In-line Skaters Not Wearing Protective Gear

This archived article is from July 2001. Although every effort has been made to make sure the information presented is accurate, please note that it may contain information that is out-of-date.

Approximately one million Canadians are in-line skating, and the numbers continue to grow. It provides an excellent cardiovascular workout and helps develop balance and coordination. But as the number of people in-line skating has increased, so have the number of injuries resulting from this activity. The Children’s Hospital of Eastern Ontario (CHEO) has seen a steady rise in the number of children and youth treated for in-line skating injuries. From 1998 to 2002, 397 children and youth were seen for in-line skating injuries at CHEO. In addition to those children seen in CHEO and other local hospitals, many of these injuries are treated in doctors’ offices and walk-in clinics, or go unreported.

 According to a report by Canadian Hospitals Injury Reporting and Prevention program (CHIRPP), 962 in-line skating injuries were reported in the period of a year. About 60 per cent of injuries reported were experience by males and 10 –14 year olds. Half of these injuries were the result of a loss of control, leading to a fall, with no specific cause. Fractures represented about 48 per cent of all injuries. These numbers continue to grow as the amount of people who in-line skate increases.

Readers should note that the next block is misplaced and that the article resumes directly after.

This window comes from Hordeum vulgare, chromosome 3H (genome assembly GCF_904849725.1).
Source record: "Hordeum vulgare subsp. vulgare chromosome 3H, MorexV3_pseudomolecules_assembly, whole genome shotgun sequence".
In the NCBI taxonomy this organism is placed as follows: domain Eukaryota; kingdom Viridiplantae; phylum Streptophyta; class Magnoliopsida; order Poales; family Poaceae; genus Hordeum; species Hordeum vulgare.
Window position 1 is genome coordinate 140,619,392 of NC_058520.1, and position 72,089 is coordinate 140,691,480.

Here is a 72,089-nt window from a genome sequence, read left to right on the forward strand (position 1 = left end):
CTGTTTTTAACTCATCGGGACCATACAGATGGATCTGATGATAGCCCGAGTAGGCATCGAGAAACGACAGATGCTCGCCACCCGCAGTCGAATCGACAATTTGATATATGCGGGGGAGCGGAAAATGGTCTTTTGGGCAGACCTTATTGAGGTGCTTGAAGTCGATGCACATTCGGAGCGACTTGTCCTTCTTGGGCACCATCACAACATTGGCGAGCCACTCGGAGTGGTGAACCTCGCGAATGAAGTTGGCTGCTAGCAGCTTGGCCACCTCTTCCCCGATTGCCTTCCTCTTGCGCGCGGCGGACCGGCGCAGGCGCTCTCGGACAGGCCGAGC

Few in-line skaters wear protective gear even though the equipment is relatively inexpensive and can reduce the number and severity of injuries. A study by the Traffic Injury Research Foundation and the University of North Carolina's Highway Safety Research Center found almost two-thirds of in-line skaters used no protective equipment when skating.

During July and August of 1999, 877 in-line skaters were observed in 15 British Columbia municipalities. The overwhelming majority wore no protective equipment whatsoever. Only 25 per cent wore wrist guards, 13 per cent wore helmets, 14 per cent wore elbow pads and 10 per cent wore knee pads. Overall, 36 per cent of skaters wore at least one piece of protective gear, while less than three per cent wore all four types.

The greatest proportion of in-line skaters was observed on recreational pathways (45 per cent); 32 per cent were observed in communities; 14 per cent were observed in neighborhoods; and 10 per cent were observed along main intra-city roadways.

The use of protective equipment varied according to skater location. Protective equipment was most frequently used by skaters on recreational pathways (42 per cent wore at least one piece of equipment). Skaters observed in neighborhoods were least likely to wear protective equipment (26 per cent wore at least one piece of equipment).

This study underscores the need to find ways to increase the use of protective gear by in-line skaters.